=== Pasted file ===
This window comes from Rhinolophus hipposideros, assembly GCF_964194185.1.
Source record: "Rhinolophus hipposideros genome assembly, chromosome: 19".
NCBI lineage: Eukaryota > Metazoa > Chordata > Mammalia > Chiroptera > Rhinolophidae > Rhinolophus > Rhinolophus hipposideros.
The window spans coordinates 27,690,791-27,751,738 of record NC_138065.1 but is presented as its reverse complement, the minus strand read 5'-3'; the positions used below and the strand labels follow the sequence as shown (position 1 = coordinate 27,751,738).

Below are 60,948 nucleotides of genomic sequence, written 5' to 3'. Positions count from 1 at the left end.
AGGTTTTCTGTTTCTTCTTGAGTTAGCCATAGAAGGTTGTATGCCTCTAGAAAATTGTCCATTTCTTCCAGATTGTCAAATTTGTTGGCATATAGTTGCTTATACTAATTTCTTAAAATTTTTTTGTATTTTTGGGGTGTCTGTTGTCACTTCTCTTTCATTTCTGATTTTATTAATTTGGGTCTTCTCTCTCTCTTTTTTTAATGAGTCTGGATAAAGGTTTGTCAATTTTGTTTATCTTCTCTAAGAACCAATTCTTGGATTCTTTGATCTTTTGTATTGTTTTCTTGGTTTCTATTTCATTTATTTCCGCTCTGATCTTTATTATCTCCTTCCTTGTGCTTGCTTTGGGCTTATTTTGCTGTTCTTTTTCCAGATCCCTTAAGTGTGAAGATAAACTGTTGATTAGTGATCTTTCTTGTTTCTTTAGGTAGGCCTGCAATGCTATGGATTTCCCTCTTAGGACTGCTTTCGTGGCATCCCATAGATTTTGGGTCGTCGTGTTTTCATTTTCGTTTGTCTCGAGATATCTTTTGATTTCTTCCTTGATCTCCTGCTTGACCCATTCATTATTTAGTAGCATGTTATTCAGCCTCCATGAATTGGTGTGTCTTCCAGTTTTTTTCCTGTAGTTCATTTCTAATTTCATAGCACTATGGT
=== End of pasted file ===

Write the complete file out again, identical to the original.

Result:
This window comes from Rhinolophus hipposideros, assembly GCF_964194185.1.
Source record: "Rhinolophus hipposideros genome assembly, chromosome: 19".
NCBI lineage: Eukaryota > Metazoa > Chordata > Mammalia > Chiroptera > Rhinolophidae > Rhinolophus > Rhinolophus hipposideros.
The window spans coordinates 27,690,791-27,751,738 of record NC_138065.1 but is presented as its reverse complement, the minus strand read 5'-3'; the positions used below and the strand labels follow the sequence as shown (position 1 = coordinate 27,751,738).

Below are 60,948 nucleotides of genomic sequence, written 5' to 3'. Positions count from 1 at the left end.
AGGTTTTCTGTTTCTTCTTGAGTTAGCCATAGAAGGTTGTATGCCTCTAGAAAATTGTCCATTTCTTCCAGATTGTCAAATTTGTTGGCATATAGTTGCTTATACTAATTTCTTAAAATTTTTTTGTATTTTTGGGGTGTCTGTTGTCACTTCTCTTTCATTTCTGATTTTATTAATTTGGGTCTTCTCTCTCTCTTTTTTTAATGAGTCTGGATAAAGGTTTGTCAATTTTGTTTATCTTCTCTAAGAACCAATTCTTGGATTCTTTGATCTTTTGTATTGTTTTCTTGGTTTCTATTTCATTTATTTCCGCTCTGATCTTTATTATCTCCTTCCTTGTGCTTGCTTTGGGCTTATTTTGCTGTTCTTTTTCCAGATCCCTTAAGTGTGAAGATAAACTGTTGATTAGTGATCTTTCTTGTTTCTTTAGGTAGGCCTGCAATGCTATGGATTTCCCTCTTAGGACTGCTTTCGTGGCATCCCATAGATTTTGGGTCGTCGTGTTTTCATTTTCGTTTGTCTCGAGATATCTTTTGATTTCTTCCTTGATCTCCTGCTTGACCCATTCATTATTTAGTAGCATGTTATTCAGCCTCCATGAATTGGTGTGTCTTCCAGTTTTTTTCCTGTAGTTCATTTCTAATTTCATAGCACTATGGT